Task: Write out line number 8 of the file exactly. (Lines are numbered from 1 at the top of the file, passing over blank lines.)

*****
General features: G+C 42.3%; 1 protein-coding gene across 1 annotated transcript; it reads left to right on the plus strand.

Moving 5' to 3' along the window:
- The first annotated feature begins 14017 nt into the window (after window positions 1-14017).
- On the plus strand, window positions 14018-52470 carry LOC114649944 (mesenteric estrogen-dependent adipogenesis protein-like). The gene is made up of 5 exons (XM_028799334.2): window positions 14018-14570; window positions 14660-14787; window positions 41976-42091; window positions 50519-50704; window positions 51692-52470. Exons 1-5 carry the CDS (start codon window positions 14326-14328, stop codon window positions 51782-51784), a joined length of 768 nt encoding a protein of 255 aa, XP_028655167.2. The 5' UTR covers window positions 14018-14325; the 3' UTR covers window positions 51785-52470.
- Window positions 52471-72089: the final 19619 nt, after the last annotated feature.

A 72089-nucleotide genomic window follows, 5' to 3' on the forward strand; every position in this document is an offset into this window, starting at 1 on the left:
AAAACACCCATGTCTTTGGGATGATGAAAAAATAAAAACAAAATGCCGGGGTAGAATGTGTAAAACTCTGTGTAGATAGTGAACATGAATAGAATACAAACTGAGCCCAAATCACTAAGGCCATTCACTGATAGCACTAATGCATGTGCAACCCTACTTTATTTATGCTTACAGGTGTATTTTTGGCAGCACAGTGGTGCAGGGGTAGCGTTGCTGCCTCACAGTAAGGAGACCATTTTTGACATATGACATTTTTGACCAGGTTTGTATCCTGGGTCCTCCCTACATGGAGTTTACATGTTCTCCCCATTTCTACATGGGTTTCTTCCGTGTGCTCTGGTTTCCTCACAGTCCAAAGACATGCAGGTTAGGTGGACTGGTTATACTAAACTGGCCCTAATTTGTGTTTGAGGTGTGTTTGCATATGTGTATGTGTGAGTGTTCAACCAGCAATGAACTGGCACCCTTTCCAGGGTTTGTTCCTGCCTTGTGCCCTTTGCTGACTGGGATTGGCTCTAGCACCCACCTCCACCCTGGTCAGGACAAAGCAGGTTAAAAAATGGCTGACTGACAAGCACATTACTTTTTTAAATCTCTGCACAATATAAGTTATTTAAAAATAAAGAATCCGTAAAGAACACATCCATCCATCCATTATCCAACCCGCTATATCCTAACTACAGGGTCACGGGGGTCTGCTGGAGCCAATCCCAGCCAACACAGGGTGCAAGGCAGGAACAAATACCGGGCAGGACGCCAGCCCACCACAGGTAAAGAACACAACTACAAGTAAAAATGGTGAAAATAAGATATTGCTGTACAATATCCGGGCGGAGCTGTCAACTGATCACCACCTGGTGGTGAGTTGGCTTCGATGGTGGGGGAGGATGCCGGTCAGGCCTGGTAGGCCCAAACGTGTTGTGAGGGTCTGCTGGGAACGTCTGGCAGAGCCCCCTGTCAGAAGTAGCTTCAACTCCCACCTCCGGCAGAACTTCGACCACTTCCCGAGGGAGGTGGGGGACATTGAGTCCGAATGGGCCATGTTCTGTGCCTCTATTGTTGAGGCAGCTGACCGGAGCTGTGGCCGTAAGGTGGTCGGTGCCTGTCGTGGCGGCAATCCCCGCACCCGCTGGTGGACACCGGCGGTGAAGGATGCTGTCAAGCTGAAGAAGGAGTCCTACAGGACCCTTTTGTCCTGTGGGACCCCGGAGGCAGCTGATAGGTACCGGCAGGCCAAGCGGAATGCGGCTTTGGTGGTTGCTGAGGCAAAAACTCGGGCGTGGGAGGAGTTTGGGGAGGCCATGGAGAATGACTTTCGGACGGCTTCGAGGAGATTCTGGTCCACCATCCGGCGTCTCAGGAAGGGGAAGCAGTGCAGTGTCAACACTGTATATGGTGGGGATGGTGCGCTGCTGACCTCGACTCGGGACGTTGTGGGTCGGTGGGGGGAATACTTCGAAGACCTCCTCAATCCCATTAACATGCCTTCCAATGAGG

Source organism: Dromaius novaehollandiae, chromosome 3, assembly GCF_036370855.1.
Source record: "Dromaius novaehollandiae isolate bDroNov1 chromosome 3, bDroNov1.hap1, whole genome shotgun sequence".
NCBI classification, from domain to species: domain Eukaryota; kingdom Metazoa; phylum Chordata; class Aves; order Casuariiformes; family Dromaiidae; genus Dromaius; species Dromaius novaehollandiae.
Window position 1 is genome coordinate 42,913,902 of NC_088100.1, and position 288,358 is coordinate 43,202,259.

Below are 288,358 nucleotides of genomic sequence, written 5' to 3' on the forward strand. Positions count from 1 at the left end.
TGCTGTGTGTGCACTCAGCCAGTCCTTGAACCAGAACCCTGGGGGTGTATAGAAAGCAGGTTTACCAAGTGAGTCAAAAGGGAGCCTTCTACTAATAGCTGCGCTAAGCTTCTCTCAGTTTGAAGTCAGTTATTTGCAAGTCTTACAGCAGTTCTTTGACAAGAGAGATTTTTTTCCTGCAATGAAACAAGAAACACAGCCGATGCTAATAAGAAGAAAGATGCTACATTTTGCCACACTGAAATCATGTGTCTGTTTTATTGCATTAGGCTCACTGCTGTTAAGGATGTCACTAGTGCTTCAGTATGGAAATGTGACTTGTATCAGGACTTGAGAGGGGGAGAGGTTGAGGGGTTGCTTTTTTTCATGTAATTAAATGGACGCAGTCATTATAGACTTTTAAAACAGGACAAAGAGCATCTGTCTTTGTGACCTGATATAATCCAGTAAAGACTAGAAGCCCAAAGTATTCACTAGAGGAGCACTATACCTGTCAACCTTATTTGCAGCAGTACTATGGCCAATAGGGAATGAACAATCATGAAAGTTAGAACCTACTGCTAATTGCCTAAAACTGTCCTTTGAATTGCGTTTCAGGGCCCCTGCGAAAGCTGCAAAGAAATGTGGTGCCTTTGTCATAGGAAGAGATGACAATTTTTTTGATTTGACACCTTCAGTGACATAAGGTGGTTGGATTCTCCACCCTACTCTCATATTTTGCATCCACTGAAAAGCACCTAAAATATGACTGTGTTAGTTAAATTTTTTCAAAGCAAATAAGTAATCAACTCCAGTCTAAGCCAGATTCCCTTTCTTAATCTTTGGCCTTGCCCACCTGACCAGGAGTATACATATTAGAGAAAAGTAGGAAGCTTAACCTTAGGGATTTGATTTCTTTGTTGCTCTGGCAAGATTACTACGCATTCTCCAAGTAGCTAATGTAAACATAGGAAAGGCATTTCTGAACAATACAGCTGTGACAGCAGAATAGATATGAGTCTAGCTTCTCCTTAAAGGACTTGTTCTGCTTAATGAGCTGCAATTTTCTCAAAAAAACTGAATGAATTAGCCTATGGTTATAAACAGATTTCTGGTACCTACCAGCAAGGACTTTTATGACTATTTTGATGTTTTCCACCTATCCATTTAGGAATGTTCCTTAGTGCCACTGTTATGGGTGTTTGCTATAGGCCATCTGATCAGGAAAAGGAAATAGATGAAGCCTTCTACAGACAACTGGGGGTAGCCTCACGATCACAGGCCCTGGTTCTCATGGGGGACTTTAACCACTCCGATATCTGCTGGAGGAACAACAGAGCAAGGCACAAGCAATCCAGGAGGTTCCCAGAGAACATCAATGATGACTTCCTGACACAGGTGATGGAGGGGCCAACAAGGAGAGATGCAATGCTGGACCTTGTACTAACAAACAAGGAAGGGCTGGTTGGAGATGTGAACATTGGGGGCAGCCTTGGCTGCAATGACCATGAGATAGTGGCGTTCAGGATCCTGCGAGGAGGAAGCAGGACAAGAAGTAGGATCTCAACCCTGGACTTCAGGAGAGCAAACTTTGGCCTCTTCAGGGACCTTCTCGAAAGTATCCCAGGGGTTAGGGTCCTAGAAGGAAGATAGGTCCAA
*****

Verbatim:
Source organism: Dromaius novaehollandiae, chromosome 3, assembly GCF_036370855.1.